In the grand scheme of life, timing is everything — from the right moment to broach a promotion with your boss to the exact date you pop the question to your significant other. Our society is so attuned to time that every activity in our daily life heeds the ticking of the clock on our smartphone, laptop, car dashboard, and so forth. The same goes for sleep.
But your specific bedtime may not echo that of others. Perhaps you're a morning person who prefers an early-to-bed, early-to-rise sleep schedule. Meanwhile, your teenage son only hits the sack at three in the morning but insists because he sleeps until mid-morning that’s fine. This gets you thinking, “Does it matter what time you sleep?”
Here’s the long and short of it: Your sleep time does matter — if you want to keep your sleep debt low and your circadian rhythm aligned. With that said, there's one caveat to look out for. Keep reading to find out more.
Does it matter what time you sleep? To answer the question satisfactorily, the Two Laws of Sleep (based on the two-process model of sleep regulation first established by Alexander Borbély in the 1980s) is key to understanding sleep and its ideal timing.
Sleep homeostasis refers to the daily buildup and nighttime depletion of sleep pressure. This regulation of sleeping and waking is mediated by the drowsiness-inducing compound adenosine.
Over a roughly 24-hr period, adenosine waxes and wanes in your brain to help you fall asleep at night and stay asleep till morning. While you sleep, your brain purges accumulated adenosine to reset the sleep homeostat.
But what if you go to bed later than usual and don't meet your sleep need? For reference, that's the genetically determined amount of sleep your body needs to feel and function at its best the next day (we don’t all need the much touted 8 hours; most of us fall on a spectrum somewhere between 7.5 and 9).
A shorter-than-your-biological-need sleep duration inevitably means less time for the adenosine to fully dissipate before you wake. Consequently, you wake up feeling drowsier than you should, courtesy of the leftover adenosine in your system.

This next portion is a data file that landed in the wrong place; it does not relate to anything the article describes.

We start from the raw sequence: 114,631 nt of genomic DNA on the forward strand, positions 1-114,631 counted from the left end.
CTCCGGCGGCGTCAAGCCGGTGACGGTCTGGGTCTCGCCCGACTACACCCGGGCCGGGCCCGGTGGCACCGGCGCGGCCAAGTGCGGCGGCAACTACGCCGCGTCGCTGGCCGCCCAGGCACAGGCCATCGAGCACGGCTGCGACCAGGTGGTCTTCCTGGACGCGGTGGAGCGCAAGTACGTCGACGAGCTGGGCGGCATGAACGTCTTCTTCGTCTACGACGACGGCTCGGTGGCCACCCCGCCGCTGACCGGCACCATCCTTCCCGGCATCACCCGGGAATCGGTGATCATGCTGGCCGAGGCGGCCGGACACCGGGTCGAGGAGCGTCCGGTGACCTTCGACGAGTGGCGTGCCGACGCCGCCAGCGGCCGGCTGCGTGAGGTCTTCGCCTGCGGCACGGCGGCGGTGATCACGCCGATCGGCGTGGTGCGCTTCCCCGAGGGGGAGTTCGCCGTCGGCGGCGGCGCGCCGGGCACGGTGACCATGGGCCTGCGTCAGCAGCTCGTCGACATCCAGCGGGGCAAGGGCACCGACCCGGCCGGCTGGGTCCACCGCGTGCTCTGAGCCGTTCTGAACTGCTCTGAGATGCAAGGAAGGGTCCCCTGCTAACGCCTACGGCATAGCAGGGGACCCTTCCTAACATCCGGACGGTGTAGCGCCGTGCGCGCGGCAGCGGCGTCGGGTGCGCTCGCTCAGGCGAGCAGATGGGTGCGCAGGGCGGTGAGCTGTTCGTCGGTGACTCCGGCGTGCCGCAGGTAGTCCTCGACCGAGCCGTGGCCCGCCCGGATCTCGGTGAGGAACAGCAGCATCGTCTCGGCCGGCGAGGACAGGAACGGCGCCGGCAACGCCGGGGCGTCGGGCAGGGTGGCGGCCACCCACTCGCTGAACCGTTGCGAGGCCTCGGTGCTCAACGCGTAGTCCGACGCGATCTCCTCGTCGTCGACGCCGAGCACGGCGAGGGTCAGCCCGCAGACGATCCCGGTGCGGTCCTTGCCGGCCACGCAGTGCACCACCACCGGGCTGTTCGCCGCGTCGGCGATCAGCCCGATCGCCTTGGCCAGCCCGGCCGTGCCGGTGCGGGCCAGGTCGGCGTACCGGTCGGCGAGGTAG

Not meeting your sleep need means you rack up sleep debt, the amount of sleep you've missed out on in the past 14 days relative to your sleep need. Because sleep debt dampens your daytime energy potential (think: flatter energy peaks and deeper energy dips), it does matter what time you sleep, as you'll see later. To complicate matters, everyone's sleep need is genetically unique to them, so it can be difficult to track whether you've had enough sleep on a nightly basis.
That's why a tool like the RISE app is profoundly useful in helping you determine your sleep need and then your sleep debt. It uses sleep-science-based models and the past 365 nights of sleep data tracked by your phone to learn your unique sleep biology and calculate your sleep need in hours and minutes. From there, RISE helps you keep on top of your sleep debt, which you can view on the Sleep screen.
Ideally, your circadian rhythm — the internal body clock that dictates your energy peaks and dips over a roughly 24-hour cycle — works synergistically in relation to sleep homeostasis to govern your sleep-wake cycle. Its end goal is to help you get the naturalistic, healthy sleep your body needs. Not only does your internal clock guide the daily fluctuations in your energy levels, but it also determines your ideal sleep and wake times to give you the best chance of meeting your sleep need.
Before you assume that everyone’s ideal sleep-wake schedule is one and the same, your chronotype dictates your biological bedtime and rise time in relation to your circadian rhythm (amongst other biological processes like eating and exercising). Chronotypes are mainly classified into early birds, night owls, and intermediate types (somewhere in between). To learn more about chronotypes and how you can make the most of yours, check out our in-depth guide on the subject.
To help you stay on the same wavelength as your circadian rhythm, the RISE app tells you the best windows during which to sleep and wake, as well as the times of your energy peaks and dips on your Energy Schedule. It follows a predictable pattern like this:
Keep in mind that the timing and length of the circadian activities vary from individual to individual. To illustrate, research points out that the internal body clock "programs a longer biological night in long sleepers than in short sleepers."
So, does it matter what time you sleep? For the most part, the answer is yes. The only exception is when you have high sleep debt, as you’ll see below.
While minimal sleep loss is relatively normal and acceptable, more than five hours of sleep debt means you’re more sleep-deprived than is good for you. Perhaps you often engage in sleep procrastination (like Netflix binge-watching and Instagram scrolling). Or maybe your long to-do list makes you think you can survive on less sleep than recommended. (Spoiler alert: You can't.)
If that sounds like you, prioritize catching up on sleep when you can rather than fixate on your ideal sleep timing. There are four ways you can pay down sleep debt with only minimal circadian misalignment (if any):
Pro tip: The Energy Schedule in the RISE app can help you structure your day in a way that gives you more shuteye to lower your sleep debt.
Even though we're advocates of bringing down sleep debt, and whenever you can if you’re truly sleep deprived, there are a few scenarios when it does matter what time you sleep.
For instance, falling asleep while driving is a very real yet injurious scenario that can happen to any of us. It usually occurs when your sleep pressure is so high during the day that you unknowingly succumb to microsleeps, a phenomenon in which your brain goes offline while your eyelids are partially or fully closed.